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Weatherstripping Entry Door to Home


wrm1090's Avatar
Member

Join Date: Dec 2007
Posts: 1

12-14-07, 09:47 AM   #1  
Weatherstripping Entry Door to Home

Hi,

The front door to my home (which by the way is a double door) is leaking quite a bit of air. THis is only one of the double doors. The other is fit perfectly. It seems that there is a gap in between the hinges. The door is also slanted downward. This downward slant causes a gap the bottom portion of the double doors and a gap on the top of one of the doors. My question is can hinges be squeezed tighter? Also the wetherstripping below the door consisted of a metal base with a rubber strip in it. This rubber strip became abused and destroyed. I have been searching for a replacement rubber strip but there is not much choice and the ones to choose from are not the ight size. Does this mean I have to replace the whole metal piece as well? Thanks.

William

 
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Gunguy45's Avatar
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Join Date: Dec 2007
Posts: 20,656
AZ

12-14-07, 10:21 AM   #2  
Double Doors

Hi William,
Theres no way to "squeeze" the hinges, but it may be as simple as tightening the screws on all the hinges. Check that first and see if it helps. Also, you can put a long (3") screw in the holes of the hinge nearest the middle of the frame. These will reach back to the studs behind the door frame and really help with any sagging. Finally, you can shim the bottom and middle hinges out a little (playing cards work great). This will effectively push the bottom of the door out and raise the top. The gap would be barely noticable after shimming.
As to the bottom weatherstrip, thats a very common problem. Sometimes you do have to replace the whole bottom piece. But keep searching and you may find a replacement. Try Blaine Hardware (?) online.
BTW is this a wood or steel door?

 
resercon's Avatar
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Join Date: Nov 2001
Posts: 1,873
NJ

12-17-07, 08:43 AM   #3  
In most cases, the door is out of plumb. Open the door until it is at least perpendicular to the opening. Take a popsicle stick or something similar and tack or tape it to the very top corner of the door having the stick extend outward at least 2 inches on the latch side of the door. Tie a string the length of the door to the end of the stick and a small weight to the end of the string. Once the string stops moving, it is straight up and down, or plumb if you prefer.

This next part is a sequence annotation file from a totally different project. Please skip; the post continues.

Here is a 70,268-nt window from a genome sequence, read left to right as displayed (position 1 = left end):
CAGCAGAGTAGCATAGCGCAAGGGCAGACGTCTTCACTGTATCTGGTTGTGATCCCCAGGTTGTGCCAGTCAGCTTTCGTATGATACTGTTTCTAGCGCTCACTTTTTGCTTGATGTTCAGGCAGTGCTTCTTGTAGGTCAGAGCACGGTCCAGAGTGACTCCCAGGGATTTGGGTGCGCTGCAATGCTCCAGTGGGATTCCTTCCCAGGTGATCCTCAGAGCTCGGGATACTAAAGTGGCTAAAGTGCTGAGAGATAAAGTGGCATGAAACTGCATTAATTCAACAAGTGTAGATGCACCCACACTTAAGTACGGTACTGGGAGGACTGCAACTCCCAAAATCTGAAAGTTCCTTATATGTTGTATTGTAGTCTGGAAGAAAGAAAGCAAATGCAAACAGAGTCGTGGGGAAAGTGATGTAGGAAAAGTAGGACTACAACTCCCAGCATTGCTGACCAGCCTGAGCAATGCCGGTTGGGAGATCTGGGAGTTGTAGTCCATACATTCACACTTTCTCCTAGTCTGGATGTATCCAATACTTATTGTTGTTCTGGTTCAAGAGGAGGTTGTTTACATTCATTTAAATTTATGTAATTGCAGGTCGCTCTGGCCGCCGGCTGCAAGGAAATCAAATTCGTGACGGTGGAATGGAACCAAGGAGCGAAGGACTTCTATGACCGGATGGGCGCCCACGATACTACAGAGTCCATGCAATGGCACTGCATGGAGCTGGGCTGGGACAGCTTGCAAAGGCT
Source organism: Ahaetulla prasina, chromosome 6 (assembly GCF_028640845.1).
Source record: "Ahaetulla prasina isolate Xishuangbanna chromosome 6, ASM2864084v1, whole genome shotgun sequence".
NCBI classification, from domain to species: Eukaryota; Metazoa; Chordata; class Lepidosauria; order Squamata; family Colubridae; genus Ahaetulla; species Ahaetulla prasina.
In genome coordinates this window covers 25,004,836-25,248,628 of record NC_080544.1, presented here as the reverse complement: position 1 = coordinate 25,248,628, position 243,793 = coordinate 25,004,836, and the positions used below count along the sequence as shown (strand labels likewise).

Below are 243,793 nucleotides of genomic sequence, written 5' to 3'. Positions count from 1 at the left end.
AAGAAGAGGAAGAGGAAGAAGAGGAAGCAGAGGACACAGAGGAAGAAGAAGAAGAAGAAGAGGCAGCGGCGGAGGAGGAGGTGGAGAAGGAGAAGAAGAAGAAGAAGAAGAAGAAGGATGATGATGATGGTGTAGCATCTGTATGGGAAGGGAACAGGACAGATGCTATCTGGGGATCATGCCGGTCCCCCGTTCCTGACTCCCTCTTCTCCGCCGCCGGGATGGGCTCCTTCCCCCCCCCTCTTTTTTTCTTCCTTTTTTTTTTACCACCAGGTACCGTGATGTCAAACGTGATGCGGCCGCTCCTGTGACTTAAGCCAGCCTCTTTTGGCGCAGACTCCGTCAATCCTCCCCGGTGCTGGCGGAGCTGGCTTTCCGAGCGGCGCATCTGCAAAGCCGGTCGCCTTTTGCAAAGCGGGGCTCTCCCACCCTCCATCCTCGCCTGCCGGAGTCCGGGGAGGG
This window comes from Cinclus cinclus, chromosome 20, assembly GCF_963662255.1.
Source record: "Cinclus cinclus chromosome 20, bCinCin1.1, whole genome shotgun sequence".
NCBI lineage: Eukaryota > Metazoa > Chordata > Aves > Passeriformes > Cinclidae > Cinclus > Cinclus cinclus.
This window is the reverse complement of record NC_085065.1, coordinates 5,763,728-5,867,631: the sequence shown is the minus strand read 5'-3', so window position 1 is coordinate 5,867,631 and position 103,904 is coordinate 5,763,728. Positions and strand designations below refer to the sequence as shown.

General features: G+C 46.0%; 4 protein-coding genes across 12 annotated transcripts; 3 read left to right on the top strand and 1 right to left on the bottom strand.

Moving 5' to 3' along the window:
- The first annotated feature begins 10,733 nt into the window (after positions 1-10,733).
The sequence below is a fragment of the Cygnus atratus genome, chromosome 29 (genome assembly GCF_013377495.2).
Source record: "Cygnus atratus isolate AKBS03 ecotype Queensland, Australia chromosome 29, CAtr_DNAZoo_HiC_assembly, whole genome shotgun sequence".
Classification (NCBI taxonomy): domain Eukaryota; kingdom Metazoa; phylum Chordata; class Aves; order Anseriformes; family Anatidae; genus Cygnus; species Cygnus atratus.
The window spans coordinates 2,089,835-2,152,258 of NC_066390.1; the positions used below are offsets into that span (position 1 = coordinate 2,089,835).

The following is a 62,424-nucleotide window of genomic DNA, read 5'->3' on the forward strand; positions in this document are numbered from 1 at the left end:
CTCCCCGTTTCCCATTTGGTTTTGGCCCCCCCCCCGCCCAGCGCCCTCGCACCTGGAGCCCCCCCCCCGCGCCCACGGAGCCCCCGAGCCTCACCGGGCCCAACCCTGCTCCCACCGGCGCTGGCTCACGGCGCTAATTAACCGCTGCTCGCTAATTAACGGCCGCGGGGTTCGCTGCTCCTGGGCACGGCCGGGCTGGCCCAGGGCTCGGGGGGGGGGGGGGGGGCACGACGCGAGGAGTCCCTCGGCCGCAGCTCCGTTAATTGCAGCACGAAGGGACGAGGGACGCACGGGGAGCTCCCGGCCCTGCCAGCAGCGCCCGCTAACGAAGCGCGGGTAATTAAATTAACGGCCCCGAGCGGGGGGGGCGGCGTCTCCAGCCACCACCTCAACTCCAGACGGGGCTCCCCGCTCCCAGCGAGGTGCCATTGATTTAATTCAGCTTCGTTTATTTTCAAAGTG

To determine if the door is plumb, you measure the distance from the top of the door to the string. Then measure at several other places. If the measurement at the other places are equal to the measurement that you got at the top of the door, then the door is plumb. If not, this one is fairly easy.

To plumb the door once you know the measurement with the plumb bob is to take a door stop or similar type wedge and slide it under the knob side of the door with the door open at least half way. With the plumb bob still in place slide the wedge in or out from under the door till the measurements between the string of the plumb bob and door are equal at several points. What this means is if the string is straight up and down, then so is the door.

Then get some tooth picks and wood carpenter's glue. Remove one screw from a hinge. Dip two tooth picks in the wood carpenter's glue and insert it into the screw hole. Trim off the ends of the tooth picks so it does not protrude outside the hinge. Then re-insert the screw. Repeat this process with all the screws on the hinges on both the door and the door jamb. It is also prudent to check for plumb by taking measurements between the string and door after each screw is done.

This sounds harder than it really is.

 
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